Friday, December 28, 2012

In Sickness and In Health

I have a bone to pick with Walt Disney - for a couple of reasons. 

1.  He has something against mommies.

From Bambie to Snow White, Aladdin to The Little Mermaid - Disney mommies are suspiciously absent or offed even before opening credits.  And replacement step-mothers all seem to fall firmly in the "evil" category.  I've been aware of this phenomenon for some time, but it wasn't until I became sick that my children began to hone in on it.  I realize these tales are told because nothing is more terrifying to a child than a mother leaving them forever.  But when the possibility of such a scenario became real for our family, there seemed no relief from threat - even in fairy tales.

There are very few of my children's questions I have ever hesitated answering.  "What did (insert character here)'s mommy die from?" is one of them.  For those conversations alone - I will always hold a grudge.

2.  Thanks to Mr. Disney, generations of "little princesses" grow up with a jaded view of marriage.

In fact, I believe Walt's influence may be a contributing factor to our nation's nearly 50% divorce rate - and here's why:

"Happily Ever After" leaves a lot to the imagination.

No Disney cartoon that I've ever seen (and as a mother of two young children, I've seen just about all of them) tackles the real issues of marriage - dirty socks on the staircase, grocery shopping and bills.  Prince Eric never loses his temper over the incessant talking sea creatures his wife takes up with and Ariel never wonders what her life would have been like if she had married the merman two coral reefs from Triton's castle.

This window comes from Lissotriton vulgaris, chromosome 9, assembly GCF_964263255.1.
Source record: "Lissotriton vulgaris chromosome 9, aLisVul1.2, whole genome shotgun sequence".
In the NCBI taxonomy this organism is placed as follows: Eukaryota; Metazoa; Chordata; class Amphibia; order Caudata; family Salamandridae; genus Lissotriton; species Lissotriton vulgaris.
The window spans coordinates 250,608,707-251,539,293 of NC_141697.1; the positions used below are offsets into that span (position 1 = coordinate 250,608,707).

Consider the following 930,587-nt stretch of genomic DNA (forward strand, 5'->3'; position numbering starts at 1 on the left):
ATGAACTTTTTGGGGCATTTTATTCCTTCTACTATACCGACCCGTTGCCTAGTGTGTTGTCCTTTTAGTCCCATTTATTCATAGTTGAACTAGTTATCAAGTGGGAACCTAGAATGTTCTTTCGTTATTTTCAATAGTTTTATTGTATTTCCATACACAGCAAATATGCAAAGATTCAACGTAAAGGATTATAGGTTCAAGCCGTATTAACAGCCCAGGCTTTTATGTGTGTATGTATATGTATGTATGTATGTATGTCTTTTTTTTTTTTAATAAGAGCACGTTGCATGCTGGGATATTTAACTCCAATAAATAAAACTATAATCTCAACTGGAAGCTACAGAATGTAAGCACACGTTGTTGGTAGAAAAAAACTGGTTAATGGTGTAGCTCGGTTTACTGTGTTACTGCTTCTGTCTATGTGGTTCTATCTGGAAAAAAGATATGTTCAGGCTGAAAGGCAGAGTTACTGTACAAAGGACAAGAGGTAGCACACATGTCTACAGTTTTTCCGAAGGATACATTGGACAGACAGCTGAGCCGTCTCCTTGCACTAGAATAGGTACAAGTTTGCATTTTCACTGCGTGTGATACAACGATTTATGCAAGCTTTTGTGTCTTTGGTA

They certainly don't delve into what happens if Cinderella gets cancer. 

In November, my own Prince Charming and I marked 11 years of marriage.  With each other.  In a row.

We've beat out about half of Hollywood and we're still in our 30's.

This milestone was even more meaningful as we tested the limits of the "In sickness and in health" vow.  Nothing makes or breaks a couple like joking about life insurance policies - or literally pulling hair out over cancer treatments.

In fact, many couples faced with cancer do not make it to the other side (according to some studies, as many as 20% of marriages end after a cancer diagnosis) - and I can certainly see why.  This experience has been stressful.  And I am beyond thankful that we were somehow able to grow together instead of apart through our fears and frustrations.

I'd like to tell you that our time together has always been Disney-esque or that we've somehow stumbled on the secret to making marriage work. There is no secret.  No fairy godmothers. Over the years, there were days when I wasn't sure if we would make it through.  And days when I was certain we wouldn't. 

Thankfully, when it came down to that "till death do you part" bit, there was never any doubt.

I've learned that staying married requires primarily one thing - both partners deciding to continue being married.  Even when the glass slippers are gathering dust and the evil step-sisters invite themselves to Thanksgiving - again.  Or if your princess happens to be holed up in the bathroom for weeks on end. 

Also, a little luck never hurts.